Bloomberg Business: Pacific Trade Talks Start With U.S. Vow to Solve Toughest Issues


Top officials from 12 Asia-Pacific nations formally kicked off a four-day bid to hammer out a massive but so far elusive free-trade agreement that has been in the works for 6 years.

[Reposted from Bloomberg Business  |  Carter Dougherty  |  July 29, 2015]

Speaking at the opening plenary of the Trans-Pacific Partnership talks in Hawaii, U.S. Trade Representative Michael Froman told his counterparts they need to resolve the “tough political issues” standing in the way of a deal.

“Each of us brings our own priorities and sensitivities to the table, and our goal here over the next couple of days is to find a path forward to resolve those issues,” Froman said.

Before the ceremonial opening on the island of Maui, staff from all 12 countries had gathered to sound out the complicated tradeoffs that a final agreement would require, an effort that trade ministers joined Tuesday.

The negotiation could yet collapse over issues ranging from drug patents to dairy exports, and test the ability of the U.S. and Japan, by far the two largest economies in the TPP, to jointly drive a resolution. Froman and Economy Minister Akira Amari huddled for almost two hours before the plenary got under way.

“There are still tough political issues that remain to be resolved,” Froman said. “And as anyone who’s ever been involved in a trade negotiation knows, those final decisions are always the most difficult.”

Positive words notwithstanding, regarding the talks as the “final” round is risky given the unsettled issues, said Timothy Brightbill, a partner at law firm Wiley Rein LLP in Washington.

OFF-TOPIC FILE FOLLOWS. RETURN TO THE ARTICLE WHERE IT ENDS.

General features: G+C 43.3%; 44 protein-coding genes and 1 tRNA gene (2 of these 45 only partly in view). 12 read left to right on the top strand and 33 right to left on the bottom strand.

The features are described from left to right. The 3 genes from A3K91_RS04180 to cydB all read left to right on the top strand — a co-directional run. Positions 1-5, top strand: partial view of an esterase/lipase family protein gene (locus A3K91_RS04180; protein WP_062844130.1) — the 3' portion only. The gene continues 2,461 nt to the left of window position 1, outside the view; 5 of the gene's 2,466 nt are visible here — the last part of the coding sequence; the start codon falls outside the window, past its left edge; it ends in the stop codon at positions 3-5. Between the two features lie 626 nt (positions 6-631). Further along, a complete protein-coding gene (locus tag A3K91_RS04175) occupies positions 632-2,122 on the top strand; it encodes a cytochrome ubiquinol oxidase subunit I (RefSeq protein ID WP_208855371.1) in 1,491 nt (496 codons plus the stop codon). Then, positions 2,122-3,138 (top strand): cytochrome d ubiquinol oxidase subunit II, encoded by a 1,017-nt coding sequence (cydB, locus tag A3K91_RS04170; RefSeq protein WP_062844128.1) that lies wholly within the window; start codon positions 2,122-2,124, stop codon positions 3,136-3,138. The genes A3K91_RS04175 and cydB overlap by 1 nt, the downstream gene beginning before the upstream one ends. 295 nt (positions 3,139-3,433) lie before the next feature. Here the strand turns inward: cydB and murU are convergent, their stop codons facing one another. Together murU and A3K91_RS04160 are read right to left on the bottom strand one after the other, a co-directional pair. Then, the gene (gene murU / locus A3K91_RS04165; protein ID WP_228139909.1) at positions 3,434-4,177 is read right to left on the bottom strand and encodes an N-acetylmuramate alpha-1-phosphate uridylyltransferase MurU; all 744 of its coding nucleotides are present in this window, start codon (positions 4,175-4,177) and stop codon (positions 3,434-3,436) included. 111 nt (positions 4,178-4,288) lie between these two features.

‘Too Early’

“Too early in the week for a wager,” Brightbill, an adviser to Froman’s office on the deal, said in an e-mail. “Right now, I’d have to say 50-50.”

A central sticking point in Maui involves opening the region’s markets to dairy products, particularly in the heavily protected Japanese market, and in Canada, which limits imports as part of a system to raise the prices farmers receive.

Without firm commitments to open dairy markets in Canada and Japan, countries like New Zealand won’t agree to U.S.-backed proposals on patent rules for a newer class of drugs known as biologics, a priority for pharmaceutical makers such as Pfizer Inc. and Amgen Inc.

Australia is seeking opportunities to sell more sugar in the U.S., a goal that eluded it in a 2005 deal with that country.

Drug Patents

Current U.S. law allows drug companies to keep confidential for 12 years the clinical data generated to win regulatory approval for biologics, drugs that use living organisms. President Barack Obama’s administration has proposed reducing the lockup period to 7 years, something the Republican-controlled Congress has rejected.

Some countries, notably Australia, have a 5-year term, while poorer ones like Vietnam and Peru have no rules on biologics. Japan has an 8-year period.

New Zealand and other countries are using the patent issue to pressure the U.S. to lean on Japan and Canada to open markets further, a step that would open a new area of contention between the two largest economies in TPP.

The U.S. and Japan worked intensely on their own piece of the deal involving access to the U.S. market in the weeks leading up to the visit of Prime Minister Shinzo Abe to Washington in April this year.

New pressure on dairy issues could undermine the progress the U.S. and Japan made, said Michael Green, the Japan chair at the Center for Strategic and International Studies.

‘Sacred’ Products

“The Japanese complaint about the U.S. is that the U.S. comes up with something else it wants after the Japanese think they are done,” Green said.

Japan entered the TPP negotiations in 2013 with promises to open markets for rice, beef, pork, dairy and wheat to greater foreign competition. The plan fit with Abe’s vision to revive the Japanese economy, but the move continues to be controversial in Japan.

The Abe government is abandoning protection for “sacred Japanese food products,” said Masahiko Yamada, Japan’s former agriculture minister, who traveled to Hawaii to lobby against the deal.

The concessions Japan has already offered prove the government is “deeply committed” to placating the U.S. at the expense of Japan’s interests, Yamada told reporters in Maui.

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